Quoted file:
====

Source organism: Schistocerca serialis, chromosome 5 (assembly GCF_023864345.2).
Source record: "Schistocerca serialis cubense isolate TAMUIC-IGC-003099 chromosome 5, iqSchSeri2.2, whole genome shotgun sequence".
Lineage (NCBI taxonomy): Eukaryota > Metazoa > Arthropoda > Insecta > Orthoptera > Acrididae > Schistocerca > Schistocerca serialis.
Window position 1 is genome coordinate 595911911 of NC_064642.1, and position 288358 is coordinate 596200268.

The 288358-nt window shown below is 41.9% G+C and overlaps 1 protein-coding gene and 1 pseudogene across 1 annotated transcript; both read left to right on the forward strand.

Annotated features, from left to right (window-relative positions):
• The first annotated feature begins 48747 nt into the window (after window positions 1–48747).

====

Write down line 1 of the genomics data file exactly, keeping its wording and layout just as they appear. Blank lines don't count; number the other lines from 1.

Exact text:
Source organism: Schistocerca serialis, chromosome 5 (assembly GCF_023864345.2).